Fast genome sequencing of pathogenic bacteria – which benchtop instrument to choose?

Nick Loman was kind enough to give me an advanced copy of his paper in Nature Biotechnology entitled “Performance comparison of benchtop high-throughput sequencing platforms” (Loman et al, 2012). I thought to present a quick summary of the paper here and add some comments of my own.

The paper sets out to “compare the performance of three sequencing platforms [Roche GS Junior, Ion Torrent PGM and Illumina MiSeq] by analysing data with commonly used assembly and analysis pipelines.” To do this, they chose a strain from the outbreak of food-borne illness caused by Shiga-toxin-producing E. coli O104:H4, which caused a lot of trouble in Germany about a year ago. The study is unique in that it is focuses on the use of these instruments for de novo sequencing, not resequencing.

First, they used the ‘big brother’ of the GS Junior, the GS FLX, to generate a reference genome (combining long reads obtained using the GS FLX+, and mate pairs using Titanium chemistry). Then, the same strains were sequenced on the benchtop instruments, and these reads were compared to the reference assembly. The reads were both compared directly, and after assembly with a few commonly used programs.

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IonTorrent: longer reads, longer homopolymers?

A quick summary for the impatient:

An analysis of the homopolymer distribution of the recently released ‘longer’ Ion Torrent reads indicates a possible significant over-calling of homopolymer lengths towards the ends of the reads. Trimming the ends off, however, only marginally improved de novo assembly of the reads using newbler.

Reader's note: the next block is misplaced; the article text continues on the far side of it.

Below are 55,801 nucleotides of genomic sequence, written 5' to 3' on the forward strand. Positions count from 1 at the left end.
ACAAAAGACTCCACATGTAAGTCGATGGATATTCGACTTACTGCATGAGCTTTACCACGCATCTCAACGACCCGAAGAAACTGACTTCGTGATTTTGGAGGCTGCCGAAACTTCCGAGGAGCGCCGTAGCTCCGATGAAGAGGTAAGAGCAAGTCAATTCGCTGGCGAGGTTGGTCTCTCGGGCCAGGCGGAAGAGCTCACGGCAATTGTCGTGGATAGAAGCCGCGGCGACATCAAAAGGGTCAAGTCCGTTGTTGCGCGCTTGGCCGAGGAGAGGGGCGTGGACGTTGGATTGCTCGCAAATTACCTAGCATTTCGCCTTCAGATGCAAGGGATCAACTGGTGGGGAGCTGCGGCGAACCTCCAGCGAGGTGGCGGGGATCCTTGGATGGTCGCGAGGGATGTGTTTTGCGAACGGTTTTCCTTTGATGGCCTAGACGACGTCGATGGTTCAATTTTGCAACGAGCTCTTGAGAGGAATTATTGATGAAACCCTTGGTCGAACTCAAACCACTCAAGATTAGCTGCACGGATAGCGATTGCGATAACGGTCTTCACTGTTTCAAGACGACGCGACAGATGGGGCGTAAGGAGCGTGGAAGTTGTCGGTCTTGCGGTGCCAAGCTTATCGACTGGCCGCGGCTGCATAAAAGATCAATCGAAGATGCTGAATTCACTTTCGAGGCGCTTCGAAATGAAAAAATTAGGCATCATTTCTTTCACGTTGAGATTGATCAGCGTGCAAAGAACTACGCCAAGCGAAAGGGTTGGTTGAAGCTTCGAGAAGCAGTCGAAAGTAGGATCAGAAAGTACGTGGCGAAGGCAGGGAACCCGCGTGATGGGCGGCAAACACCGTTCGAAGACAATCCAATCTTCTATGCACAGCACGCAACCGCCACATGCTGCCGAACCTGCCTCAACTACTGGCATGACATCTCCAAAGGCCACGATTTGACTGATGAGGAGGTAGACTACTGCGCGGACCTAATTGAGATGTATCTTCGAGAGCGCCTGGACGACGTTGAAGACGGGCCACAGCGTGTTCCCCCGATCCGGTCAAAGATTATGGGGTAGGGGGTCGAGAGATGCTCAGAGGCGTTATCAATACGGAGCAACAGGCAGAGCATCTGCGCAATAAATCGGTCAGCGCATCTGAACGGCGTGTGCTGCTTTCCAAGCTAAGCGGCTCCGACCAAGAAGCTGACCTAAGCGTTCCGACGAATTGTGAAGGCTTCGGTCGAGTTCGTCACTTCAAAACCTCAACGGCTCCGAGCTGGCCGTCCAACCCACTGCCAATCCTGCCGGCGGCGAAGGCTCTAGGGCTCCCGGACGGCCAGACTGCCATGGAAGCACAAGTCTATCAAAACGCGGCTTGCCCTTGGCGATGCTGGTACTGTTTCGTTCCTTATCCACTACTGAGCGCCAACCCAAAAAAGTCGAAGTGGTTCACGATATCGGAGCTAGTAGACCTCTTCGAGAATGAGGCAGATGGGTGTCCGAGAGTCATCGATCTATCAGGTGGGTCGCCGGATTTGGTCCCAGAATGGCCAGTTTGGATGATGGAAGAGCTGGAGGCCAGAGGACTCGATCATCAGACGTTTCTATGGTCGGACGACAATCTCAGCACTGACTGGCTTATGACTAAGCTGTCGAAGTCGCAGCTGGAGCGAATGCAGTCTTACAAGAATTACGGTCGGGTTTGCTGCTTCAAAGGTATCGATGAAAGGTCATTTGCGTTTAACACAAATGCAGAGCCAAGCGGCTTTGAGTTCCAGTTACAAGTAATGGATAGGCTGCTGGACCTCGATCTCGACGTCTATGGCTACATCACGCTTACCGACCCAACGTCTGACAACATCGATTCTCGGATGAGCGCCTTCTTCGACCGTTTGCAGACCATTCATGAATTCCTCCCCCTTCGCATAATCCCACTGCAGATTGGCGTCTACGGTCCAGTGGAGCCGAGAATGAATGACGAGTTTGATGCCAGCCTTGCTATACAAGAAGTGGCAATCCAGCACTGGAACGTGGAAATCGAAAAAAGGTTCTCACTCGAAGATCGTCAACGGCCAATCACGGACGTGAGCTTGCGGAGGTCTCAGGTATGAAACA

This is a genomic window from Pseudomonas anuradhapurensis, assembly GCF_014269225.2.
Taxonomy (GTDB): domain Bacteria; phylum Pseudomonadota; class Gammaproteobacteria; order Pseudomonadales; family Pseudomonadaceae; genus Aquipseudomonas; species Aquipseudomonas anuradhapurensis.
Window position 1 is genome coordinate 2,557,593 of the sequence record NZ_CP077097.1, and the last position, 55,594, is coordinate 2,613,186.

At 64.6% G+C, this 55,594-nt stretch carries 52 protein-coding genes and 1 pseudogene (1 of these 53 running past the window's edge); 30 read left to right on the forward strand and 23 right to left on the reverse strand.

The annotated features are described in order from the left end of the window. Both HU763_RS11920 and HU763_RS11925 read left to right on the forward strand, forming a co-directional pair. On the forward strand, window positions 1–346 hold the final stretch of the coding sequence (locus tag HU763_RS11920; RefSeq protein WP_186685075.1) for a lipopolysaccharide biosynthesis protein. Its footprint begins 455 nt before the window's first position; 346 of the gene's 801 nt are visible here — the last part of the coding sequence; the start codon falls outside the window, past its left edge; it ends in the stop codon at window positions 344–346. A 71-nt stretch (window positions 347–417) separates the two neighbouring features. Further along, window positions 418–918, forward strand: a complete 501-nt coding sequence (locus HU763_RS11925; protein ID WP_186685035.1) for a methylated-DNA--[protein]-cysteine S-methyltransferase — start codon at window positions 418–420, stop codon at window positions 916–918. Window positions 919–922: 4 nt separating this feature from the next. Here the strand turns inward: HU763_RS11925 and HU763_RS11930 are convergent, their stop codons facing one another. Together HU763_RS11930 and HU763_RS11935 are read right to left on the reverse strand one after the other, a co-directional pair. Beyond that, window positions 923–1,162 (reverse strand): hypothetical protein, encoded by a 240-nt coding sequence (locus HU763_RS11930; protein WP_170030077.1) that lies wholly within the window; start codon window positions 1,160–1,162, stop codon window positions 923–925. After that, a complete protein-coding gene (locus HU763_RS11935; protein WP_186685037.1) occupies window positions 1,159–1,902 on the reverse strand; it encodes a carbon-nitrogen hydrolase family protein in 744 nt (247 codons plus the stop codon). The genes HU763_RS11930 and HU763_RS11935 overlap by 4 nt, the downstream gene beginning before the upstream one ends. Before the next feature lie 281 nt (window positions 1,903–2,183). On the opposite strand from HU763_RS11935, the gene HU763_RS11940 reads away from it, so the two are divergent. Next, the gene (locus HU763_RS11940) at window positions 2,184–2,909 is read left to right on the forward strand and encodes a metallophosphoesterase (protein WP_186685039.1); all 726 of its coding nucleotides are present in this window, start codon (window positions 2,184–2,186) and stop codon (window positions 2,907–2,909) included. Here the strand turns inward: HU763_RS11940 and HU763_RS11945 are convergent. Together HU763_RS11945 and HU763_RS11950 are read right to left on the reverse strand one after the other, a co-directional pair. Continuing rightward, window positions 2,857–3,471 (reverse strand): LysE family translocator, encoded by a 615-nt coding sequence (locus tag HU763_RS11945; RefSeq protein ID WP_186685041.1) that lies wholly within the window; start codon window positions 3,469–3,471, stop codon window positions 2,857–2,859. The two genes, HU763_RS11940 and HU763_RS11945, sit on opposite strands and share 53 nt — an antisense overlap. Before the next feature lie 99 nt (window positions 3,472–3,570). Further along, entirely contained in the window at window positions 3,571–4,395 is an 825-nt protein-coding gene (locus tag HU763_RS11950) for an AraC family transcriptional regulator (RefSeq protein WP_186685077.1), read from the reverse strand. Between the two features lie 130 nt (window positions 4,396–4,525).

Life recently released ‘long’ IonTorrent reads (B14_387, resequencing of E coli strain DH10B, available through the Ion Community here). There is an accompanying application note that brags about the read’s accuracy, especially over reads from the MiSeq platform. These accuracy measurements are logically based on alignment to a reference genome.

But what about de novo assembly? Thing is, the dataset presented, with a peak length of 241 (see below) and 350 000 read, is quite similar to what a full plate of GS FLX gave you in 2007 (peak length 250 bases, 400 000 reads). And 454 reads were very useful at the time for de novo assembly (in fact, the only reads available for this purpose, obviously besides Sanger reads).

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